Tuesday, February 16, 2016
Pray for Kampala
Today, as I write this, I have the benefit of God's rear view mirror. As I sit here typing this, there is a steady stream of loud campaigning going on, some of peaceful, some of it not so peaceful. Yet I am completely at peace today. The thing that I asked God was to make me into what I needed to be for the sake of my family, my WGM family and my Ugandan family. God has done that very thing.
This morning, I got up extra early so that I could go out and walk Kabalagala. This has been somewhat discouraged as there have been many protests and rallies in this area and has been the scene of some fighting. As I walked along, I noticed the palpable tension that existed. In front of me, two vans supporting opposing candidates began to scream at each other which drew a crowd. Within moments it erupted into a shoving match. I didn't stay around to find out what happened.
Feeling as though this morning (two days before elections) might not have been the best morning to come here, I just happened to run into one of my friends who is a shop keeper there. I hadn't seen her in a long time and the clinging tension I felt melted into relieved smiling. We spoke for a while in Luganda and talked about families, work ethic and both our concerns for this election. As we talked, I confided that I was uncomfortable that I had come there this morning and she laughed and said, "to be honest, I was feeling afraid as well". As we walked back towards the action (only way I could get home), she asked me this question, "when are you flying out?". When was I flying out? "What do you mean" I asked. She explained that she was used to the Americans and Europeans leaving during election time for the sake of safety. For the first time ever, my resolve had completely peaked. "I didn't come here to run away when things get tough, I came for life.....your life......because you matter to God and that means you matter to me." I came off my tongue with the sweet assuredness of the Holy Spirit. In that moment, I realized, I had the zeal for the freedom of Christ to be manifested in this place no matter the cost. As we parted ways, she smiled and said, "thank you for growing here where God has planted you". Ah, it is easy to be brave when you are growing where God has planted you.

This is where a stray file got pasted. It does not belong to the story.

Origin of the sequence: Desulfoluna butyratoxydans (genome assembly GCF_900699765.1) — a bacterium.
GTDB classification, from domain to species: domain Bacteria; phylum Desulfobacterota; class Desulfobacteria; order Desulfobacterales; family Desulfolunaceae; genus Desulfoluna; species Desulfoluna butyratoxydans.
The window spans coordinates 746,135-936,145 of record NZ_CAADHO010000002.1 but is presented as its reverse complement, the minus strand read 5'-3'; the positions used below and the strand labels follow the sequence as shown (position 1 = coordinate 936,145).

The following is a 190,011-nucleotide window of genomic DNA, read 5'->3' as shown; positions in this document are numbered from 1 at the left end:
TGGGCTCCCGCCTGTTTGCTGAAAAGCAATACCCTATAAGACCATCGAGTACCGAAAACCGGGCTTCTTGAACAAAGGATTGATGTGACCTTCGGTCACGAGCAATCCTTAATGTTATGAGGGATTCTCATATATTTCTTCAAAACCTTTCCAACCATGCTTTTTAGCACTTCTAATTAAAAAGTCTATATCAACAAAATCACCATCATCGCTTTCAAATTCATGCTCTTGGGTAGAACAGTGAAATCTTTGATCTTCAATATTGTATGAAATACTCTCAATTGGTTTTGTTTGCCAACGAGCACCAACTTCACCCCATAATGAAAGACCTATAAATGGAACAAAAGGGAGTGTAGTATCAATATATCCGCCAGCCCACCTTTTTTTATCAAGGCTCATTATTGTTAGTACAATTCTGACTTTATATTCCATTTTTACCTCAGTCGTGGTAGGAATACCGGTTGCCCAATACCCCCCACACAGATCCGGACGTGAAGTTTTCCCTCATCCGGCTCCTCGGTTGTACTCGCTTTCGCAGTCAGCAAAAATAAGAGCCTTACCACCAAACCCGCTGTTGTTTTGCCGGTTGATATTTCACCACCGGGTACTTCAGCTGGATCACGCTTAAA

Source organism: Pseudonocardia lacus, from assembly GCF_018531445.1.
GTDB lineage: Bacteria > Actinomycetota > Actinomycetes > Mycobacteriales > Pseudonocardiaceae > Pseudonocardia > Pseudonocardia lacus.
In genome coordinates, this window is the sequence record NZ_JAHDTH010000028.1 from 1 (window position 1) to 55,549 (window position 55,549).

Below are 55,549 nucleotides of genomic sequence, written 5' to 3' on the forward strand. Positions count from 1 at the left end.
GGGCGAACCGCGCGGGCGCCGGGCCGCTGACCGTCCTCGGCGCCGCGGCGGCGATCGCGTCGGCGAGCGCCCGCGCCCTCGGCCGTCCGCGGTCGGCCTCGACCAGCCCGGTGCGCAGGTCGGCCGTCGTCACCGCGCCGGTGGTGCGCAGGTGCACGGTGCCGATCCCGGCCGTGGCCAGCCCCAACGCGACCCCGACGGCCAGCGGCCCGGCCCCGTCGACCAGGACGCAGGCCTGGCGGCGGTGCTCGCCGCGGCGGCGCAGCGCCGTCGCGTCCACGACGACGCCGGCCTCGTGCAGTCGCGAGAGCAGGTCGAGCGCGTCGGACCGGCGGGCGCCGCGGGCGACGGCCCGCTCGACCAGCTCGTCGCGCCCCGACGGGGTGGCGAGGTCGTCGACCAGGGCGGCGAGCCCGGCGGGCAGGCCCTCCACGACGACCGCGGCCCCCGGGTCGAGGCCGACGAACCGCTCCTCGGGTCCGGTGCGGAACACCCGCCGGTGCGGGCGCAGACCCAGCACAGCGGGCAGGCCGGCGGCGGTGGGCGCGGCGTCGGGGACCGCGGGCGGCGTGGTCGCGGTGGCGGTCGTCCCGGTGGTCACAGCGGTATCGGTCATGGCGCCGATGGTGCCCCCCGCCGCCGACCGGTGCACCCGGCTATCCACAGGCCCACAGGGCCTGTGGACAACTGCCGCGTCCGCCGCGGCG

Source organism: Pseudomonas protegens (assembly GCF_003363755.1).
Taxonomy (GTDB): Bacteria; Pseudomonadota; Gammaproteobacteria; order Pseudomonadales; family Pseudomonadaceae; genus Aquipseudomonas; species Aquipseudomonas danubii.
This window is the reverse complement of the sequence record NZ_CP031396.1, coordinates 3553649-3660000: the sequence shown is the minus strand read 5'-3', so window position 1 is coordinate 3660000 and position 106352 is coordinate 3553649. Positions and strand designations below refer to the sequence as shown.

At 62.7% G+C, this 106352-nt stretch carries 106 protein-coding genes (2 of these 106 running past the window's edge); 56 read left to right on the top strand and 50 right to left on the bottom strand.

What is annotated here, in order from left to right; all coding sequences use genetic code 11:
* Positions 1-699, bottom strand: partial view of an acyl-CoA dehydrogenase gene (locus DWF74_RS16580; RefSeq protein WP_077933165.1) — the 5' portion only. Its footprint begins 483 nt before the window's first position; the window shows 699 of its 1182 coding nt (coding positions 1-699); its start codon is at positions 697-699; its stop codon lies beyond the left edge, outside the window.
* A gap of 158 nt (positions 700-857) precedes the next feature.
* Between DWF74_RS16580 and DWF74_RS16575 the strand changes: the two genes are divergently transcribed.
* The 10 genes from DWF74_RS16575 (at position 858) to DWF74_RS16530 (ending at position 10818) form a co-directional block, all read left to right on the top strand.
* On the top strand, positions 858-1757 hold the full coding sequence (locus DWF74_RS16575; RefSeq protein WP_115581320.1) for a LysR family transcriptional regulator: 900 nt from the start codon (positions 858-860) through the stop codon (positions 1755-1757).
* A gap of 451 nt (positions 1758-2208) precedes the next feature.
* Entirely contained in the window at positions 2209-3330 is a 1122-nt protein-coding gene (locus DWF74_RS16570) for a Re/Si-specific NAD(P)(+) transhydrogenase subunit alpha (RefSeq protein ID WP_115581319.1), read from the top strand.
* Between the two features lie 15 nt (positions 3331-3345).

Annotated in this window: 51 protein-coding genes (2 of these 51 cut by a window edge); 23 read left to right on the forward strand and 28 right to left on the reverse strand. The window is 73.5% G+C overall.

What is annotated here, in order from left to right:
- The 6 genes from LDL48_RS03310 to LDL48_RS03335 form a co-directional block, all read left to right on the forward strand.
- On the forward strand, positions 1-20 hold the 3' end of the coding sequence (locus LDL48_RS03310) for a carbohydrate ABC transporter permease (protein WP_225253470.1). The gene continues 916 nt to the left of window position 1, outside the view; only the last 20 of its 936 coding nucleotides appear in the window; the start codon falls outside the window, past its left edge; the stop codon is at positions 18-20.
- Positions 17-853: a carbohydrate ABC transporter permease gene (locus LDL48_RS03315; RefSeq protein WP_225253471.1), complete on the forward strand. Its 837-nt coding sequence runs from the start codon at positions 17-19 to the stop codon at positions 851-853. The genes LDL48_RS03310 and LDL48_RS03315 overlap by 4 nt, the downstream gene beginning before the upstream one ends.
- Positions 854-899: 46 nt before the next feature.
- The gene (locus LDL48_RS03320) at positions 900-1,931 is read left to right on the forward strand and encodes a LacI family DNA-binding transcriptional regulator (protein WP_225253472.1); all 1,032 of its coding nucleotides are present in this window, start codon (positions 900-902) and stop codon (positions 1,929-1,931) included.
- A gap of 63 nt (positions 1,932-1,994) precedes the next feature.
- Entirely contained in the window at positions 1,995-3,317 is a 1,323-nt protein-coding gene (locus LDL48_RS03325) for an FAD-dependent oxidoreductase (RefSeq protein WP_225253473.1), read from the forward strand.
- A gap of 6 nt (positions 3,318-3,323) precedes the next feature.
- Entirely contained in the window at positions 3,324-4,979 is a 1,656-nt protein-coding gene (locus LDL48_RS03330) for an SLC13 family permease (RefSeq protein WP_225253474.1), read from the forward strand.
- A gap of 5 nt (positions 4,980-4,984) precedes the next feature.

Sunday, January 31, 2016
After walking through weeks of illness and spiritual fighting, I saw a break in the clouds today. I think illness for any family is an unwelcome pain that everyone on some level can identify with. It is no different for missionaries in fact, I sense a deeper level of loneliness when it strikes. As one after another of our children has fallen to illness over these past two weeks, we've noticed our characters being refined and tested. The illnesses have not yet ended. What do we do? Is this a common virus or is it something more serious? Do we wait or do we take them to the hospital to have it treated? It can be unnerving to say the least. Without perseverance and prayer, the focus can often be redirected back to our agenda.
Have you ever been burned before? Like, standing next to a campfire and the wind catches it just right and you're like, "ouch, that's hot!". Or, like me, you've grabbed something off the stove and forgotten to grab a pot holder and you're like....OH MOMMA or insert your adjective here. IT HURTS! At those moments, I think about firemen, that run into buildings that people are running away from in hopes of saving even one person from that unbearable heat. All of that at unfathomable risk to their own lives and it is done with remarkable bravery! I marvel at their ability to do that, or at soldiers who defend at the cost of their own lives......it's bravery in face of a human will that says "run!" and for the cause of freedom, they say "no way!". Wow!